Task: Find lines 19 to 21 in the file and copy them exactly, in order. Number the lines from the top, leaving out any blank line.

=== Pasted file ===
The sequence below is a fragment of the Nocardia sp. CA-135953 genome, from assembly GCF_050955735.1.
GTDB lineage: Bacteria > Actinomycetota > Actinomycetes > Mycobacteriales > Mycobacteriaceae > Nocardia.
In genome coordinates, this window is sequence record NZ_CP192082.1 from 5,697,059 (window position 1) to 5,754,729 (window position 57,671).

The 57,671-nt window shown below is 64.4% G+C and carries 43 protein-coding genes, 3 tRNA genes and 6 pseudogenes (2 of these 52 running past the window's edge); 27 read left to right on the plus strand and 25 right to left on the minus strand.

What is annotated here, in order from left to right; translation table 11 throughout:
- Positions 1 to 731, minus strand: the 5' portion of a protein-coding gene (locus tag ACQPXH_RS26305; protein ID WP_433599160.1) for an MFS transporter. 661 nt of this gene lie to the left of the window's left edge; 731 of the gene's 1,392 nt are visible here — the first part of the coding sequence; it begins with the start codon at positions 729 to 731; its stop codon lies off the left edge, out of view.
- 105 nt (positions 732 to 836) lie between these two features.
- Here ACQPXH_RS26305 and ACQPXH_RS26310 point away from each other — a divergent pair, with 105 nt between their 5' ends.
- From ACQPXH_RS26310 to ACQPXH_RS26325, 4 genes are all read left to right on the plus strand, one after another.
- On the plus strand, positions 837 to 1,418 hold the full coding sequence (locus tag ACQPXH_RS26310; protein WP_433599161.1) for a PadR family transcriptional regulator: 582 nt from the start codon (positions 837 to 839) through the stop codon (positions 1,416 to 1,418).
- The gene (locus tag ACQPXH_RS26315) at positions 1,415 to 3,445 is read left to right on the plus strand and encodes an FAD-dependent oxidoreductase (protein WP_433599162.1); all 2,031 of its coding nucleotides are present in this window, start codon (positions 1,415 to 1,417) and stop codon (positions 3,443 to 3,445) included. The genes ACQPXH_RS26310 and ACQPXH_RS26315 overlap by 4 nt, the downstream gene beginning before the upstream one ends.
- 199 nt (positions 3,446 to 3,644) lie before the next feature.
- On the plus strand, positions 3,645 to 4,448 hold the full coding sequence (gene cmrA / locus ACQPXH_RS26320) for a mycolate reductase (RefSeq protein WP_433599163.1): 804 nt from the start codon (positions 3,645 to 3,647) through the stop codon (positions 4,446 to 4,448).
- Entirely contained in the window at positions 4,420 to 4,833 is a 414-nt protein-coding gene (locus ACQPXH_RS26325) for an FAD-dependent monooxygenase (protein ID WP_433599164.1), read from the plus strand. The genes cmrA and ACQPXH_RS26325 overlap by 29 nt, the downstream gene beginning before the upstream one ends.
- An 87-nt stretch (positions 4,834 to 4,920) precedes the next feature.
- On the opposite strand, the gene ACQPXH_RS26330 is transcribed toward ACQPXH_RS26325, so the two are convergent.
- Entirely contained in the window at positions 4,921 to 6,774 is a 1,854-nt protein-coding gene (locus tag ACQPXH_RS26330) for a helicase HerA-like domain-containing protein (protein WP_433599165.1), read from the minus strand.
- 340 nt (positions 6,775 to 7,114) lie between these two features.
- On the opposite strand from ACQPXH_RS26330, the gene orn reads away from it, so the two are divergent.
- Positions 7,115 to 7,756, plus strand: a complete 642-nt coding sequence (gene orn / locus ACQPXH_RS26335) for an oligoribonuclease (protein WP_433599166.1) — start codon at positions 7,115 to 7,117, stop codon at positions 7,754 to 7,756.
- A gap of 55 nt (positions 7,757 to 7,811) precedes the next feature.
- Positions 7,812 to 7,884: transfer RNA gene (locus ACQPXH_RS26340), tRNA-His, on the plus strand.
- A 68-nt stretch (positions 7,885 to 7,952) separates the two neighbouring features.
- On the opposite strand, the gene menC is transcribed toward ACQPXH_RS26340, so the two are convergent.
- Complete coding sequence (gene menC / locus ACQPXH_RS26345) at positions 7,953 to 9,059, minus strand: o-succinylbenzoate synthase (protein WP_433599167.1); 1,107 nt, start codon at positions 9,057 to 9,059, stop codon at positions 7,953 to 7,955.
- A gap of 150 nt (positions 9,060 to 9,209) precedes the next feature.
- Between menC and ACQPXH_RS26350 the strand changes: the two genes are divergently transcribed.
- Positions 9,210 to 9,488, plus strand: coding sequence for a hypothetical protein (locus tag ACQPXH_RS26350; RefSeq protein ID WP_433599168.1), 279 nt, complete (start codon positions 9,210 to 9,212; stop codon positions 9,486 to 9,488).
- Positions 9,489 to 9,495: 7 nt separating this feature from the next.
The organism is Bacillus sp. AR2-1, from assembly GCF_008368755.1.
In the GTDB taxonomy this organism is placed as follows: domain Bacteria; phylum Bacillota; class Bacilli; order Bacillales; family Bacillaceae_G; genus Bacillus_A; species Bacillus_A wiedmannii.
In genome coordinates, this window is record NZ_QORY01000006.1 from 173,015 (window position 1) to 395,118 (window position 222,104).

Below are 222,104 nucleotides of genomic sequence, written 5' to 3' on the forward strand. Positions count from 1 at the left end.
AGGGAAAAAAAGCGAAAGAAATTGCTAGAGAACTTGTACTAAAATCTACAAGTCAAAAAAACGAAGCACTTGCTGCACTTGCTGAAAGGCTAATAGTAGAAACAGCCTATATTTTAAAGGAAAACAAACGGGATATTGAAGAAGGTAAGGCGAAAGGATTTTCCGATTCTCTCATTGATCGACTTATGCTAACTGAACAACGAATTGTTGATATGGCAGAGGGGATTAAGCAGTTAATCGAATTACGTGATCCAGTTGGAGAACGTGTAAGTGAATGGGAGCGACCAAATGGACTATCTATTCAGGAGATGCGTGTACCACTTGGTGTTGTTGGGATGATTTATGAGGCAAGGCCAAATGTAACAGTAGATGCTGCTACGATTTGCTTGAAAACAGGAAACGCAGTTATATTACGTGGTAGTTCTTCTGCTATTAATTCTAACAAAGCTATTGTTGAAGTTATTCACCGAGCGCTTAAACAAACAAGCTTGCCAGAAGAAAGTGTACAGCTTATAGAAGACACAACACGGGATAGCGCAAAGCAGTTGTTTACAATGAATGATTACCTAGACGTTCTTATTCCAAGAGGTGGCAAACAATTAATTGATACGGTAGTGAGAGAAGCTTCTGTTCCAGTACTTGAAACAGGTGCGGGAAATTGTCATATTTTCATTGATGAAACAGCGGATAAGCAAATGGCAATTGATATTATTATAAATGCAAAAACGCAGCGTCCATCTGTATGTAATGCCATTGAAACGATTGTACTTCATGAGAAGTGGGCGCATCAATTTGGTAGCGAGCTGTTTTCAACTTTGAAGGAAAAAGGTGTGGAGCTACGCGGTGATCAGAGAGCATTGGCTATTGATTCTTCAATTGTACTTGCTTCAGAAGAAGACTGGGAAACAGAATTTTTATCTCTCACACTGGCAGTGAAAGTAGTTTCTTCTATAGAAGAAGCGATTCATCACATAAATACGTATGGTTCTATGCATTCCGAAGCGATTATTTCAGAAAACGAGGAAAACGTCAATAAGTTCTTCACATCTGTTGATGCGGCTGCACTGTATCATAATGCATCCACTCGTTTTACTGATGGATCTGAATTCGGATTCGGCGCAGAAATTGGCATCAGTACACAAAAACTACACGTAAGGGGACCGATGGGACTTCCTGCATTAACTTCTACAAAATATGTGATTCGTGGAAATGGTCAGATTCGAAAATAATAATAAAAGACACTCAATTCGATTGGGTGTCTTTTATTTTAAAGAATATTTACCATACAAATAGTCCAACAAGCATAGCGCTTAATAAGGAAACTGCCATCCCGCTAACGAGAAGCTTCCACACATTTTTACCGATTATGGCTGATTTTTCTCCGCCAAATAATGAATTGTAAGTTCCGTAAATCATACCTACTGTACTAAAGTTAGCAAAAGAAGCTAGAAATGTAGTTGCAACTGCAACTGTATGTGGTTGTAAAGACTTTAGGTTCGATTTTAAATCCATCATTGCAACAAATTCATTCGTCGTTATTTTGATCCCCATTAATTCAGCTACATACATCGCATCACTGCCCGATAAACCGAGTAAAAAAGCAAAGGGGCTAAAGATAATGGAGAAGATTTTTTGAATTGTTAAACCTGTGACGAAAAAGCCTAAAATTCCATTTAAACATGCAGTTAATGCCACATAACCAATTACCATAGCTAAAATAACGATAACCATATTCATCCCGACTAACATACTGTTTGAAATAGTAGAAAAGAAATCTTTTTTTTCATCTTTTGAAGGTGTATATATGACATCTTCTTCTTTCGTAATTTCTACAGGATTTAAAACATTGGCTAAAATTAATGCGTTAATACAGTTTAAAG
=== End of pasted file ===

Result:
- On the opposite strand from ACQPXH_RS26330, the gene orn reads away from it, so the two are divergent.
- Positions 7,115 to 7,756, plus strand: a complete 642-nt coding sequence (gene orn / locus ACQPXH_RS26335) for an oligoribonuclease (protein WP_433599166.1) — start codon at positions 7,115 to 7,117, stop codon at positions 7,754 to 7,756.
- A gap of 55 nt (positions 7,757 to 7,811) precedes the next feature.